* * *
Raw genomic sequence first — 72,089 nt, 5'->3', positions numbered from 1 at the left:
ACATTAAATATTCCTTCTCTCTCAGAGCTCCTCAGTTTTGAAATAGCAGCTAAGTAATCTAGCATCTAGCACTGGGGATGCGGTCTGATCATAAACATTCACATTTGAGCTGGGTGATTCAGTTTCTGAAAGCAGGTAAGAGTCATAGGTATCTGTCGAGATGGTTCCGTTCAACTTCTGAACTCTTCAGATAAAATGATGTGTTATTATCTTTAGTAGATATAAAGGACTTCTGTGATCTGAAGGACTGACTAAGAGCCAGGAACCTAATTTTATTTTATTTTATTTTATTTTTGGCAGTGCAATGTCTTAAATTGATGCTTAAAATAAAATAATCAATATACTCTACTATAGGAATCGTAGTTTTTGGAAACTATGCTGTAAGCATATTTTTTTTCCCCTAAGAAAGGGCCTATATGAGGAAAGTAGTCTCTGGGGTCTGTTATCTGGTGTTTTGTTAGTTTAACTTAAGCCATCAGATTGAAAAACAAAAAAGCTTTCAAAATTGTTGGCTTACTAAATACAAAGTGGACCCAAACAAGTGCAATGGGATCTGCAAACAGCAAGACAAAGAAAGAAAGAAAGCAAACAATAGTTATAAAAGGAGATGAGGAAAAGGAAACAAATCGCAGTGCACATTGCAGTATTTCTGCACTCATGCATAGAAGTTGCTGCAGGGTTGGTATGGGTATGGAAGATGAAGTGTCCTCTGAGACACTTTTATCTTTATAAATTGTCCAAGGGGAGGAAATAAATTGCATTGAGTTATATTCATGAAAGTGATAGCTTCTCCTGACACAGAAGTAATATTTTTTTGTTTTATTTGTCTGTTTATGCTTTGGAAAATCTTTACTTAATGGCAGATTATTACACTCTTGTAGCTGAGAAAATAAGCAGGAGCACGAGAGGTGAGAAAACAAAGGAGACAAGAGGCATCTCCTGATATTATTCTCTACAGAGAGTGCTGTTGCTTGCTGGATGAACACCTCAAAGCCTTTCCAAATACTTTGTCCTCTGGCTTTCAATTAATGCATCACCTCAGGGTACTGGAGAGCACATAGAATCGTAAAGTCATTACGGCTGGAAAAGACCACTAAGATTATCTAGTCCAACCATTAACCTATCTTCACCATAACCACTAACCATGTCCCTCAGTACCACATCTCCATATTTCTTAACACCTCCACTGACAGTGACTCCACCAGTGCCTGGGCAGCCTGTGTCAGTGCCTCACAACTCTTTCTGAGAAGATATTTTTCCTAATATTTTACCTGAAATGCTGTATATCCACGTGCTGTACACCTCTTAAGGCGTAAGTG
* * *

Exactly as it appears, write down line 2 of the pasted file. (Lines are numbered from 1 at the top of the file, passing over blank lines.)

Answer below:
ACATTAAATATTCCTTCTCTCTCAGAGCTCCTCAGTTTTGAAATAGCAGCTAAGTAATCTAGCATCTAGCACTGGGGATGCGGTCTGATCATAAACATTCACATTTGAGCTGGGTGATTCAGTTTCTGAAAGCAGGTAAGAGTCATAGGTATCTGTCGAGATGGTTCCGTTCAACTTCTGAACTCTTCAGATAAAATGATGTGTTATTATCTTTAGTAGATATAAAGGACTTCTGTGATCTGAAGGACTGACTAAGAGCCAGGAACCTAATTTTATTTTATTTTATTTTATTTTTGGCAGTGCAATGTCTTAAATTGATGCTTAAAATAAAATAATCAATATACTCTACTATAGGAATCGTAGTTTTTGGAAACTATGCTGTAAGCATATTTTTTTTCCCCTAAGAAAGGGCCTATATGAGGAAAGTAGTCTCTGGGGTCTGTTATCTGGTGTTTTGTTAGTTTAACTTAAGCCATCAGATTGAAAAACAAAAAAGCTTTCAAAATTGTTGGCTTACTAAATACAAAGTGGACCCAAACAAGTGCAATGGGATCTGCAAACAGCAAGACAAAGAAAGAAAGAAAGCAAACAATAGTTATAAAAGGAGATGAGGAAAAGGAAACAAATCGCAGTGCACATTGCAGTATTTCTGCACTCATGCATAGAAGTTGCTGCAGGGTTGGTATGGGTATGGAAGATGAAGTGTCCTCTGAGACACTTTTATCTTTATAAATTGTCCAAGGGGAGGAAATAAATTGCATTGAGTTATATTCATGAAAGTGATAGCTTCTCCTGACACAGAAGTAATATTTTTTTGTTTTATTTGTCTGTTTATGCTTTGGAAAATCTTTACTTAATGGCAGATTATTACACTCTTGTAGCTGAGAAAATAAGCAGGAGCACGAGAGGTGAGAAAACAAAGGAGACAAGAGGCATCTCCTGATATTATTCTCTACAGAGAGTGCTGTTGCTTGCTGGATGAACACCTCAAAGCCTTTCCAAATACTTTGTCCTCTGGCTTTCAATTAATGCATCACCTCAGGGTACTGGAGAGCACATAGAATCGTAAAGTCATTACGGCTGGAAAAGACCACTAAGATTATCTAGTCCAACCATTAACCTATCTTCACCATAACCACTAACCATGTCCCTCAGTACCACATCTCCATATTTCTTAACACCTCCACTGACAGTGACTCCACCAGTGCCTGGGCAGCCTGTGTCAGTGCCTCACAACTCTTTCTGAGAAGATATTTTTCCTAATATTTTACCTGAAATGCTGTATATCCACGTGCTGTACACCTCTTAAGGCGTAAGTG